Tears of Joy

I can’t stop crying at Facebook today.

There are lots of days that I cry at Facebook, but most of them are out of frustration that people can be so hateful and narrow-minded. A guy’s hatred of an entire race caused him to shoot up a church. Let’s blame his hate on a flag and make that the bigger issue. Let’s ban one of the greatest movies in history because it’s set in the Civil War era.

But this isn’t a post about racial hatred and its symbols. This is a post about one of the most beautifully written paragraphs in legal history.

“No union is more profound than marriage, for it embodies the highest ideals of love, fidelity, devotion, sacrifice, and family. In forming a marital union, two people become something greater than once they were. As some of the petitioners in these cases demonstrate, marriage embodies a love that may endure even past death. It would misunderstand these men and women to say they disrespect the idea of marriage. Their plea is that they do respect it, respect it so deeply that they seek to find its fulfillment for themselves. Their hope is not to be condemned to live in loneliness, excluded from one of civilization’s oldest institutions. They ask for equal dignity in the eyes of the law. The Constitution grants them that right. The judgment of the Court of Appeals for the Sixth Circuit is reversed. It is so ordered.”

With those words, marriage equality was made a reality in all fifty states.

I have a lot of friends that have been waiting for this day, either because it means that they themselves can get married anywhere they like, or because they support the rights of all people to get married to the person they love.

I am profoundly happy with my marriage. I have had others tell me that my wife and I have the kind of marriage they aspire to have, one that’s full of cheer and happiness despite the struggles of life.

And now, in all fifty United States, my gay and lesbian friends can aspire to have that in their marriage too.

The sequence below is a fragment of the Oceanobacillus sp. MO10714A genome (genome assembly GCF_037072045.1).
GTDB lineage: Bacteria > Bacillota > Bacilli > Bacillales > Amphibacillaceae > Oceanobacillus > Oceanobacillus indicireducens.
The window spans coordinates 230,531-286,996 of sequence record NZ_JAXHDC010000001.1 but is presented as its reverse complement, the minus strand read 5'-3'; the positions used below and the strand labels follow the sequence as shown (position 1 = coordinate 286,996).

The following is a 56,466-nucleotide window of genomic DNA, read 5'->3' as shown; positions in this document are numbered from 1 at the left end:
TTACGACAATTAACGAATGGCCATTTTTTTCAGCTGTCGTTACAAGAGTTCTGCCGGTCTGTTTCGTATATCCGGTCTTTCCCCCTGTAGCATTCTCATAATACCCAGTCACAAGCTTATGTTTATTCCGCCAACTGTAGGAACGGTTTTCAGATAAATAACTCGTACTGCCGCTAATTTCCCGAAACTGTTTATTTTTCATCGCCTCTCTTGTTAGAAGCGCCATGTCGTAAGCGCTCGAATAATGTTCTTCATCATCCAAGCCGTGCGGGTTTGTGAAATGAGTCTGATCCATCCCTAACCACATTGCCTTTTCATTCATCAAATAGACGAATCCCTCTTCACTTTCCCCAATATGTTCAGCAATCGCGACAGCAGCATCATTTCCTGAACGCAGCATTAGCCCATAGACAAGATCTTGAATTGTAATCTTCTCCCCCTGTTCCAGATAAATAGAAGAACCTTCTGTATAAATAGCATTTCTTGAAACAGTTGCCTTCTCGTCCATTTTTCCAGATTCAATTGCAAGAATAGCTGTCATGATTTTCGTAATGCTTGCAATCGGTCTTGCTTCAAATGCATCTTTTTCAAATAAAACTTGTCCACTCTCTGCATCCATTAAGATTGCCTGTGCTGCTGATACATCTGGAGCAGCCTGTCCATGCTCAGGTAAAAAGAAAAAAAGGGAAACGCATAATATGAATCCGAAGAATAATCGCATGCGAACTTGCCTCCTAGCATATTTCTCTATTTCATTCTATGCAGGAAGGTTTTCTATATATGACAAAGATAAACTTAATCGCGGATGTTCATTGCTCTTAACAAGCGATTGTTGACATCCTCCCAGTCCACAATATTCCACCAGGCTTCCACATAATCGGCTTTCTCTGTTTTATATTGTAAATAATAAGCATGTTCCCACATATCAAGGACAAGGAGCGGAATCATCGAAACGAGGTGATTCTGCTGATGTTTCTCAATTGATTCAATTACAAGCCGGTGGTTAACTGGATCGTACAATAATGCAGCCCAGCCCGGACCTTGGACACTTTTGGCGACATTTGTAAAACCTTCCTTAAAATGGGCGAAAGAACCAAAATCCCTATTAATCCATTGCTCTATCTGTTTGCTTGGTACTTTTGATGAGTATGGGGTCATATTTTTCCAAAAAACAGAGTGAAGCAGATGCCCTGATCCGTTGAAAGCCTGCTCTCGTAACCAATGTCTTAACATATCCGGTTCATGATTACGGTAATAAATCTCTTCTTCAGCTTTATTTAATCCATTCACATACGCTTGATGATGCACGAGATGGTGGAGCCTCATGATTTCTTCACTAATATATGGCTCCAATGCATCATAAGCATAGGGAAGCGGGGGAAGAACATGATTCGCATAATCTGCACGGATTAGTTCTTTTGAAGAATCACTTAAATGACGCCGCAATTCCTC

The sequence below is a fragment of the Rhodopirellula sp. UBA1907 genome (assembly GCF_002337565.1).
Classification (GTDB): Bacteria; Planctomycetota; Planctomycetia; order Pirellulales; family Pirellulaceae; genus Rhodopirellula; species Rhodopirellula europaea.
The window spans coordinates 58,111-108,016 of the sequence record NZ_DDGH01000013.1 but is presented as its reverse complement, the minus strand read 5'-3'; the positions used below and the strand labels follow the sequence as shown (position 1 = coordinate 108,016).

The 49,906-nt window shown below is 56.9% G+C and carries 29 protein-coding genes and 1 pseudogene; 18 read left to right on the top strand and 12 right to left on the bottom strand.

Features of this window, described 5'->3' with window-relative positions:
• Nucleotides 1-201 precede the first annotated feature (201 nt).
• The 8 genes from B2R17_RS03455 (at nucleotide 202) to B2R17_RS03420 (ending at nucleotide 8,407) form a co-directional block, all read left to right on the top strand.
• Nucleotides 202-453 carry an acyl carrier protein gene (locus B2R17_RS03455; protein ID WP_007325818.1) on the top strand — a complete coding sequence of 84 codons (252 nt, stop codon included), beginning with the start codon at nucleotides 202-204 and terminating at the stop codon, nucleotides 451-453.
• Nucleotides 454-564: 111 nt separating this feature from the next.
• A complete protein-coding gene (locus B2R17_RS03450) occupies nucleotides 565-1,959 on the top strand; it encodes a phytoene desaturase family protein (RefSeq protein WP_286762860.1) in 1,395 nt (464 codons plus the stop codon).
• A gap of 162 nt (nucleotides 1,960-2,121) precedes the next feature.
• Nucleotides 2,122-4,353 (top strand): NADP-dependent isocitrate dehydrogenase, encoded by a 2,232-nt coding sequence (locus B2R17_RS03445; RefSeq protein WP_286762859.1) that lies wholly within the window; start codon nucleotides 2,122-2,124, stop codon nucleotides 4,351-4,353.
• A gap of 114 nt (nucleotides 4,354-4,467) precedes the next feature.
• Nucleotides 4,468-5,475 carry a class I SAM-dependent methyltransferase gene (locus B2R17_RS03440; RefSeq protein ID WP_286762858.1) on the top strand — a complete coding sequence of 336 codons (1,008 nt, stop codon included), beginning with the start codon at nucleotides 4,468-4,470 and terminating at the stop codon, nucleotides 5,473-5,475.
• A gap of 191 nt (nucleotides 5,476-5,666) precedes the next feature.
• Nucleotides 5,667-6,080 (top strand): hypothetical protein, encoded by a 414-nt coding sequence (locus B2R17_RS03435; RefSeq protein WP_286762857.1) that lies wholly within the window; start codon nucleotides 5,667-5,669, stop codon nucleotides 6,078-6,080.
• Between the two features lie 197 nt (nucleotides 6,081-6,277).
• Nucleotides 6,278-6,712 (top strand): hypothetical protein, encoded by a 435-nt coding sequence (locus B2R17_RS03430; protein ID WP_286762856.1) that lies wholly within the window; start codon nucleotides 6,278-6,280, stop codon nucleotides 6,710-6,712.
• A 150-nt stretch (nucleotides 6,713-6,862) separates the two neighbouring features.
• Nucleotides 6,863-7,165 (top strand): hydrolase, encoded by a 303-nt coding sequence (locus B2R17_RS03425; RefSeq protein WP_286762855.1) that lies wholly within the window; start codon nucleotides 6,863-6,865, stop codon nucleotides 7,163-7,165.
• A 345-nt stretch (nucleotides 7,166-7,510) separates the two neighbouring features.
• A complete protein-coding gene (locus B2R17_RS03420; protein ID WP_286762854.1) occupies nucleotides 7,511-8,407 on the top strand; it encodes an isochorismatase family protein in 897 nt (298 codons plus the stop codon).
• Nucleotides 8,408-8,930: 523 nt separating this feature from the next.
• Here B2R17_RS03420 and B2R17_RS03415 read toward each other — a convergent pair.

I know a lesbian couple that went out of state to marry in Maine. They are an example of the fidelity and commitment that a marriage takes to be a lifelong relationship. I know one man in a marriage in New York and he and his husband, who I’ve not met, appear to be blissfully happy together. As my friend stated about his relationship, “We’re not gay married, we’re just married.”

It’s not a question of gay marriage. It’s never been a question of gay marriage. That’s a misleading statement. What gays and lesbians have been fighting for decades to have is the simple right and dignity that is assumed to be extended to heterosexual couples. For so very many years, we have had the right to marry. But it’s not a right if it’s not extended to every single person in the country, and that’s what the fight has been about. Marriage equality, not gay marriage.

I’ve lived through some amazing times in history. I was alive when man first walked on the moon, though I was nine weeks old and slept through the whole thing. I’ve seen the end of the Cold War and the fall of the Berlin Wall. I’ve seen (and been part of) the earliest beginnings of the public Internet. And now I’ve seen marriage equality become the law of the land.

While I am always proud to be an American, there are times that we as Americans do things that I’m not so proud of. We’re hateful toward one another and that hate bleeds over into our political process. I can’t recall a time in my life when the two parties have been so divisive. Marriage equality is one of those issues that will continue to be fought over for years, because the issue is politically polarizing. Today is not the last we’ve heard of the fight against “gay marriage.”

But today, for one day, my Facebook wall is FULL of love and acceptance and happiness that every American has access to the same basic human right to be happy in their relationship and to commit to one person for as long as they both shall live.

And I’ve never been happier to cry at Facebook as I am today.

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